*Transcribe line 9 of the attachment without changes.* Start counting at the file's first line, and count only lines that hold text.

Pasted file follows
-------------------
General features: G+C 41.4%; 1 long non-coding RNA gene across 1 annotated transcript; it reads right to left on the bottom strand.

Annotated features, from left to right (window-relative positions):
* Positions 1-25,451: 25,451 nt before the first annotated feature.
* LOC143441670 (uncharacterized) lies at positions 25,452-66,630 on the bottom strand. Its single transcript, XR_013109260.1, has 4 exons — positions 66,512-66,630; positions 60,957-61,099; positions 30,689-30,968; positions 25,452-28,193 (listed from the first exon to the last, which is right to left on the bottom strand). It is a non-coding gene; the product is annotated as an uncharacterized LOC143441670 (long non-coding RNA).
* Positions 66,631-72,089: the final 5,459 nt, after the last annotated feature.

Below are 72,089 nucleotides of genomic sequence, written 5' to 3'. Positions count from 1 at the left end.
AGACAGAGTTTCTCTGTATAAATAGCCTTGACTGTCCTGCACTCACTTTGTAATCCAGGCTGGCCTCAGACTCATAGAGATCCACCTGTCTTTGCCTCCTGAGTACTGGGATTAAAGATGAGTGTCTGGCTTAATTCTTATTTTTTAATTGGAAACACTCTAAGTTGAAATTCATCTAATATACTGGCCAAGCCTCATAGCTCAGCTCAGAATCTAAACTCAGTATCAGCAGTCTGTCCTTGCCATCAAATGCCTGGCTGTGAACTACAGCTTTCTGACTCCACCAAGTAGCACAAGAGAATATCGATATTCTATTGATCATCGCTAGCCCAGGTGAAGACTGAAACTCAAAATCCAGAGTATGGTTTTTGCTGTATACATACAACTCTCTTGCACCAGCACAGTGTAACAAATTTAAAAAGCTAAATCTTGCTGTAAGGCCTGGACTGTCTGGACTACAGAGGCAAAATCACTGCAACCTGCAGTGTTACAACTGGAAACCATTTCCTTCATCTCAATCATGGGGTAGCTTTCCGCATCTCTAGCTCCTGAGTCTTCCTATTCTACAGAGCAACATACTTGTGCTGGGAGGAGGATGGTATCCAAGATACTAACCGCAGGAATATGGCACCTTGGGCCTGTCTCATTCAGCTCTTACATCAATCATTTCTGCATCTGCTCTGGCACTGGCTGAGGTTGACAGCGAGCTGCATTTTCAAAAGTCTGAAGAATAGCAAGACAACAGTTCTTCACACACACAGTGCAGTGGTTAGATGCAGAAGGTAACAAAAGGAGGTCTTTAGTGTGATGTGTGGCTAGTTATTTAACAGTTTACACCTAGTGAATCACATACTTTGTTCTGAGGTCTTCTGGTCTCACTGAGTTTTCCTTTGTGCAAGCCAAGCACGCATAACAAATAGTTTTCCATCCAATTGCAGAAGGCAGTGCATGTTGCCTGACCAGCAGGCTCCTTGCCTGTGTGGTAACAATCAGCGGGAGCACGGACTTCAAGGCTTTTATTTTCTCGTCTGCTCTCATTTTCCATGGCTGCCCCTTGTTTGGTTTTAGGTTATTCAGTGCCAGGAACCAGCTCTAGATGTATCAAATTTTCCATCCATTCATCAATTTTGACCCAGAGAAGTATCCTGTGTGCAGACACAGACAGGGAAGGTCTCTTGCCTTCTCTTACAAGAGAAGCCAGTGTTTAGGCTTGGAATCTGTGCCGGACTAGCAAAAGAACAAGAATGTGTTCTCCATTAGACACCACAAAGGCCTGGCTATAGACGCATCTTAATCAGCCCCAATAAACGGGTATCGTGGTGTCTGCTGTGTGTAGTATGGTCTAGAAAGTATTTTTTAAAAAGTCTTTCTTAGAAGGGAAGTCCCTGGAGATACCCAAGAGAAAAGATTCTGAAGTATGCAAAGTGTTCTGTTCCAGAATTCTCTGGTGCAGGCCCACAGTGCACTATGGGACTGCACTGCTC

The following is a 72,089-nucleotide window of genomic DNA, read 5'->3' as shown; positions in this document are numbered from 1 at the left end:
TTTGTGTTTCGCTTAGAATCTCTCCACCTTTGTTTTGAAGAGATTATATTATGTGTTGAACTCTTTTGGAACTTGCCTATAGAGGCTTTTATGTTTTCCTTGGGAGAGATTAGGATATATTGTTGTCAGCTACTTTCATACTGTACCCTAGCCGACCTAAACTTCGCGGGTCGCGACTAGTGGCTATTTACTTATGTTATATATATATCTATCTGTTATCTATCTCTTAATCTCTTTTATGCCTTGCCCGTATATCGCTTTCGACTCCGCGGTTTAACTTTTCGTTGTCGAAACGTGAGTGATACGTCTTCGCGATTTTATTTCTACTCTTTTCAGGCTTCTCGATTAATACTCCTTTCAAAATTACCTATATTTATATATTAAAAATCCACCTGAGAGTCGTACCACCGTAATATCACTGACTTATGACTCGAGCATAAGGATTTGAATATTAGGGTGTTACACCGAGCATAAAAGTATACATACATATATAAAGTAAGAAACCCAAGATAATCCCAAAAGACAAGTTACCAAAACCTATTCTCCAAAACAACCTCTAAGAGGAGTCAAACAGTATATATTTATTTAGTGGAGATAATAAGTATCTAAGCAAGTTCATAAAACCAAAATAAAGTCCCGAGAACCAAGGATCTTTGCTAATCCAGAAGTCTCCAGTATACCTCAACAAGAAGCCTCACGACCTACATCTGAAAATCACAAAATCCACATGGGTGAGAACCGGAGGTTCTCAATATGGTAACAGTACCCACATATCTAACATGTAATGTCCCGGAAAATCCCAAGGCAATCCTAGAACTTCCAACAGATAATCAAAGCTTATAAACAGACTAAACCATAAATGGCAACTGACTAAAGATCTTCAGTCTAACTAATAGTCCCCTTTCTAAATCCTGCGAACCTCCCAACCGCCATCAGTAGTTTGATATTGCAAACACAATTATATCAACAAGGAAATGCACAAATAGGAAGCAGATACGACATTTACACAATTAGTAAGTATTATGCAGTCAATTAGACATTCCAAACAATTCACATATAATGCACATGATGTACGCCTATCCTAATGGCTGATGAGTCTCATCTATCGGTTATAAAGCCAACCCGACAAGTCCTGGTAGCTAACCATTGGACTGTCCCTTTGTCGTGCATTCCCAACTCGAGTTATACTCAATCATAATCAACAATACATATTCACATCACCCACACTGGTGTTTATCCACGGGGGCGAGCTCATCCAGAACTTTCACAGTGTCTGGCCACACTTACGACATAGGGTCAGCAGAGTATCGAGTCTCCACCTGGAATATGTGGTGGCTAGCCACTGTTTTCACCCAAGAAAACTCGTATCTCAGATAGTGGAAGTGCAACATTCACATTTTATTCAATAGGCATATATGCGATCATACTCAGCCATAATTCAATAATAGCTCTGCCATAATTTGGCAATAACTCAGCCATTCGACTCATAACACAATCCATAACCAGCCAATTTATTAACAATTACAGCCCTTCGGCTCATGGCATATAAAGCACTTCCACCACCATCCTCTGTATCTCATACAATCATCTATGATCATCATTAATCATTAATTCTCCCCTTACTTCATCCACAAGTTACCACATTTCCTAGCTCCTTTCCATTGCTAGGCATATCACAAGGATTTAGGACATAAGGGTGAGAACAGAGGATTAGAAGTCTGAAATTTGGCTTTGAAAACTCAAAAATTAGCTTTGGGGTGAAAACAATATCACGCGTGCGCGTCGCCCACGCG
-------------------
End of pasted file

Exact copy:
TTTGTGTTTCGCTTAGAATCTCTCCACCTTTGTTTTGAAGAGATTATATTATGTGTTGAACTCTTTTGGAACTTGCCTATAGAGGCTTTTATGTTTTCCTTGGGAGAGATTAGGATATATTGTTGTCAGCTACTTTCATACTGTACCCTAGCCGACCTAAACTTCGCGGGTCGCGACTAGTGGCTATTTACTTATGTTATATATATATCTATCTGTTATCTATCTCTTAATCTCTTTTATGCCTTGCCCGTATATCGCTTTCGACTCCGCGGTTTAACTTTTCGTTGTCGAAACGTGAGTGATACGTCTTCGCGATTTTATTTCTACTCTTTTCAGGCTTCTCGATTAATACTCCTTTCAAAATTACCTATATTTATATATTAAAAATCCACCTGAGAGTCGTACCACCGTAATATCACTGACTTATGACTCGAGCATAAGGATTTGAATATTAGGGTGTTACACCGAGCATAAAAGTATACATACATATATAAAGTAAGAAACCCAAGATAATCCCAAAAGACAAGTTACCAAAACCTATTCTCCAAAACAACCTCTAAGAGGAGTCAAACAGTATATATTTATTTAGTGGAGATAATAAGTATCTAAGCAAGTTCATAAAACCAAAATAAAGTCCCGAGAACCAAGGATCTTTGCTAATCCAGAAGTCTCCAGTATACCTCAACAAGAAGCCTCACGACCTACATCTGAAAATCACAAAATCCACATGGGTGAGAACCGGAGGTTCTCAATATGGTAACAGTACCCACATATCTAACATGTAATGTCCCGGAAAATCCCAAGGCAATCCTAGAACTTCCAACAGATAATCAAAGCTTATAAACAGACTAAACCATAAATGGCAACTGACTAAAGATCTTCAGTCTAACTAATAGTCCCCTTTCTAAATCCTGCGAACCTCCCAACCGCCATCAGTAGTTTGATATTGCAAACACAATTATATCAACAAGGAAATGCACAAATAGGAAGCAGATACGACATTTACACAATTAGTAAGTATTATGCAGTCAATTAGACATTCCAAACAATTCACATATAATGCACATGATGTACGCCTATCCTAATGGCTGATGAGTCTCATCTATCGGTTATAAAGCCAACCCGACAAGTCCTGGTAGCTAACCATTGGACTGTCCCTTTGTCGTGCATTCCCAACTCGAGTTATACTCAATCATAATCAACAATACATATTCACATCACCCACACTGGTGTTTATCCACGGGGGCGAGCTCATCCAGAACTTTCACAGTGTCTGGCCACACTTACGACATAGGGTCAGCAGAGTATCGAGTCTCCACCTGGAATATGTGGTGGCTAGCCACTGTTTTCACCCAAGAAAACTCGTATCTCAGATAGTGGAAGTGCAACATTCACATTTTATTCAATAGGCATATATGCGATCATACTCAGCCATAATTCAATAATAGCTCTGCCATAATTTGGCAATAACTCAGCCATTCGACTCATAACACAATCCATAACCAGCCAATTTATTAACAATTACAGCCCTTCGGCTCATGGCATATAAAGCACTTCCACCACCATCCTCTGTATCTCATACAATCATCTATGATCATCATTAATCATTAATTCTCCCCTTACTTCATCCACAAGTTACCACATTTCCTAGCTCCTTTCCATTGCTAGGCATATCACAAGGATTTAGGACATAAGGGTGAGAACAGAGGATTAGAAGTCTGAAATTTGGCTTTGAAAACTCAAAAATTAGCTTTGGGGTGAAAACAATATCACGCGTGCGCGTCGCCCACGCG